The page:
Fortress bring depressive doom, dark, creative riffs on lurching debut album ‘Unto the Nothing’

Tip-on Gatefold OUTSIDE - left pocket glued shutFrustration is welling up here like rushing water jamming into a stubborn dam of mud, sticks, and leaves, with that only being able to hold for so long. Look, lots of people have it was way worse, and most of my issue is made of daily annoyances that are doing an awesome job stock-piling. That said, I’m not in King Happiness mode at the present time.

I was sitting down over the weekend to give a final critical listen to Fortress’ debut long player “Unto the Nothing,” a misery-inducing, depressing, dark collection of slowly meted-out doom that felt just how my brain was functioning. Wallowing in the muck, letting negativity have its way (which I argue can be a good, productive thing), and mentally lashing out at things that bother me only seemed to go better when taking on these seven tracks. The Hagerstown, MD., band piles sludge, funeral doom, and any element of sorrow and anger into their music. It certainly won’t pick you up when you’re feeling down. It’ll kick you and scrape at your cuts and bruises, especially the mental ones. It’ll drag you on a long, brutal journey that, if you can’t ride the bumps and use the music as a form of catharsis, you’re going to wind up a shaking, heaving mess.

Fortress is the work of three individuals, that being guitarist/vocalist Chaz Campbell, bassist/vocalist NAM, and drummer Andy Myers. There are so many riffs here, and not just ones that bring skullduggery. There is dark, thorny melody beneath much of what’s going on here, and a death blues pulse also beats relentlessly. If you’re a fan of doom bands as diverse as Aldebaran, St. Vitus, Mournful Congregation, Eyehategod, and, of course, the mighty Sabbath, you’ll find plenty of meaty bits here to devour while you’re being reminded over and over again the pressure pushing down on your psyche as you endure everyday existence. But it’s all done so damn creatively, you might not even mind you’re being reminded of all of this. The band’s just that damn good.

“Cost of Freedom,” the shortest song on the record, gets things started with clean guitars that work their way into heavy buzzing and drawn-out passages designed to evoke the dreariest of emotions. The growls are harsh and unfriendly, oppressive noise hangs in the air, and the track bleeds out into the night. “Fight the Son” is a crusher, with the opening strains rumbling and crumbling hard, and a grisly melody swimming beneath the mud. The song pounds slowly and heavily, like they’re making you wait and anticipate the blows you know are coming, with howls of, “The son will fall!” lying alongside the deliberate, killer riffs and devastating power. “Lies and Fears” is the longest song at 11:11, and it starts in a haze of drone that smothers and boils until some Sabbath-style riffs break down the wall. The growls are hissed and deadly, with lines such as, “Stand up to meet your maker,” coming across like a threat and not an invitation. There are clean and ominous moments, making your bloodstream slow down due to ice floe, but eventually filthy melodies return and dress the back end of the track in evil intent.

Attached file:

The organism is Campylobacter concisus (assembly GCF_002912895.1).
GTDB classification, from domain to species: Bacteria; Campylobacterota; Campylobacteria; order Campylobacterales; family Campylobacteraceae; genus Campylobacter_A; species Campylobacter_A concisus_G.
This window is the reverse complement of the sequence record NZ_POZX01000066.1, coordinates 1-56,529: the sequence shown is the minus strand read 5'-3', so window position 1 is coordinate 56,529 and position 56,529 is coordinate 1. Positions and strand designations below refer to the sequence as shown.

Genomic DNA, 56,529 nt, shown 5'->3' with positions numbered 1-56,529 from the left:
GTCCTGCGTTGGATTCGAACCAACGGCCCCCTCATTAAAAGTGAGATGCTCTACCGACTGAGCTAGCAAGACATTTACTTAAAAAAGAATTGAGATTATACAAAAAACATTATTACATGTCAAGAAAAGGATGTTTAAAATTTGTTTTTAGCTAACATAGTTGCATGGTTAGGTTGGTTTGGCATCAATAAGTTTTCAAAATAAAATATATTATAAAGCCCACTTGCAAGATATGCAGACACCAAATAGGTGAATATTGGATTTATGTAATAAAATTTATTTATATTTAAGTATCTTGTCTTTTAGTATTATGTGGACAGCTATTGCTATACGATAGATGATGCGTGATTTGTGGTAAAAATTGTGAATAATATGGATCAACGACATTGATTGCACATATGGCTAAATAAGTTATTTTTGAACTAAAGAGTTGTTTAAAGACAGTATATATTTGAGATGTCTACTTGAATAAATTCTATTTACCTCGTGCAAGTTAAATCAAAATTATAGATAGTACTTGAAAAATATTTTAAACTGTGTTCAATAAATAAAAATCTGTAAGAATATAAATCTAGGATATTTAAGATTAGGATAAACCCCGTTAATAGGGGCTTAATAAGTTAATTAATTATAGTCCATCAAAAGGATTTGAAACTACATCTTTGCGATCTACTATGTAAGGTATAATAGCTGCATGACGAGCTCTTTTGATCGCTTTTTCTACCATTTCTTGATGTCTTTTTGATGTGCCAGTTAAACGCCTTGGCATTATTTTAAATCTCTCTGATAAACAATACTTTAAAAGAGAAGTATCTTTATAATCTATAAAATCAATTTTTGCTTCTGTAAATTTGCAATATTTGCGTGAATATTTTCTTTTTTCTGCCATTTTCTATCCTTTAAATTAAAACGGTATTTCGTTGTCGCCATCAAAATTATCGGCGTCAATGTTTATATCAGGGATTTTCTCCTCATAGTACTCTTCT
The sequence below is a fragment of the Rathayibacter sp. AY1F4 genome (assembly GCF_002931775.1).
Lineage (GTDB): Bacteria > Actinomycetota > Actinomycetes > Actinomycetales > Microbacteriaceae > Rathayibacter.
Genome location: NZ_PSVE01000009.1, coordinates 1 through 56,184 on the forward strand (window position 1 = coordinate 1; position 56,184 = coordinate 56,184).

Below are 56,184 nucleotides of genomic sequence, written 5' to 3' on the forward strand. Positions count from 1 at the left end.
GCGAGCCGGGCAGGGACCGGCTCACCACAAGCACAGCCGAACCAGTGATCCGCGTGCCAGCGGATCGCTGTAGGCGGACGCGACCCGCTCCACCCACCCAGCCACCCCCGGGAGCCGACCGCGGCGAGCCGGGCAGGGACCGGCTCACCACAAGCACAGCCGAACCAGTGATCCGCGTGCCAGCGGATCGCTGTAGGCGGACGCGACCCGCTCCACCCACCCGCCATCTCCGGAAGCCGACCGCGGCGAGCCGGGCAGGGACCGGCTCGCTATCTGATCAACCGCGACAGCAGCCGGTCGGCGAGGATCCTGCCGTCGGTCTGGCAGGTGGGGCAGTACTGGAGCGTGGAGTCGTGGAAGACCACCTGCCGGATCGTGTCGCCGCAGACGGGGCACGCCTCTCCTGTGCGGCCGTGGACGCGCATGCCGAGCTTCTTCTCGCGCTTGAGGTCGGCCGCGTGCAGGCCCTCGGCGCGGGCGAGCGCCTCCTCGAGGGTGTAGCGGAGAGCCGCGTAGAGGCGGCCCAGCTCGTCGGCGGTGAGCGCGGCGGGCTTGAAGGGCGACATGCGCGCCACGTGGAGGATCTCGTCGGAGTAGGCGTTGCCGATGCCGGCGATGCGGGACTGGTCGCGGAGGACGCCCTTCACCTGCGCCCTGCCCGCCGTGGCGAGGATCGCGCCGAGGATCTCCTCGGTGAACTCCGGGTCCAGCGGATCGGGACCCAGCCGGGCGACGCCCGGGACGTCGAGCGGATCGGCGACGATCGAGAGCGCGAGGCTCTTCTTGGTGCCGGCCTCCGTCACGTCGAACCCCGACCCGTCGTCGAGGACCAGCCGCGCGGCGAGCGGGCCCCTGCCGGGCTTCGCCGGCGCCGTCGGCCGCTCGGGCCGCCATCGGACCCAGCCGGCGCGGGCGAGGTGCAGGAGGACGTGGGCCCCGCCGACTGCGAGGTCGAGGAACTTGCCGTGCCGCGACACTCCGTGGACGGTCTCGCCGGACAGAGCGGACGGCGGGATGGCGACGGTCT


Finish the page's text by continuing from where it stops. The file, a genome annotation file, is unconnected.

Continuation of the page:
“Fortress of Gods” is built on chunky riffs and punchy playing, with a nice, slow groove setting up shop and pushing the track forward. The passage feels deadly and foreboding, with warnings of, “This is your new church, worship,” and the infrastructure of this thing feels like it’s closing in on you, with the only end result being your guts splattered everywhere. “The Nothing” has piercing guitar shrieks, a drubbing tempo, and slowly delivered growls that are making certain you receive the message of, “You’ve been broken, this is your fate,” so that there is no misunderstanding. A female voice sits behind the mire, offering a brief sense of beauty to what’s otherwise horrific, and a grumbling monologue walks hand in hand with wailing noise as the cut fades away. “Stolen Graves” trickles cleanly like a muddy stream at first before there’s a vicious power surge and monstrous growls that break through the surface. The arrival of “a new level of hatred” is announced, as elegant melodies similar to what Pallbearer do so well bleed forth, showing different colors and sides of the band. The whole thing glimmers and glows with energy, giving you a serious jolt unlike anything else on this album. “Dead Alone” is a bonus cut available via download for those who buy the vinyl. As you might guess, it’s totally worth it, bristling with power and fury, dressed in noisy chaos, and again inviting melodies that can haunt and cause your imagination to burst with life. Not a bad thing considering most of this record is dour and sans hope.

This is a perfect complement to seasonal depression. It could be the soundtrack, come to think of it. Fortress is a lumbering beast of a machine, and “Unto the Nothing” is an awesome late-year addition to 2014’s bubbling doom pool, and it’s one you should go out of your way to hear, especially as the annoyances of the final weeks of the year come to roost. It’s OK to be miserable, and Fortress will help you get the best out of the muck.

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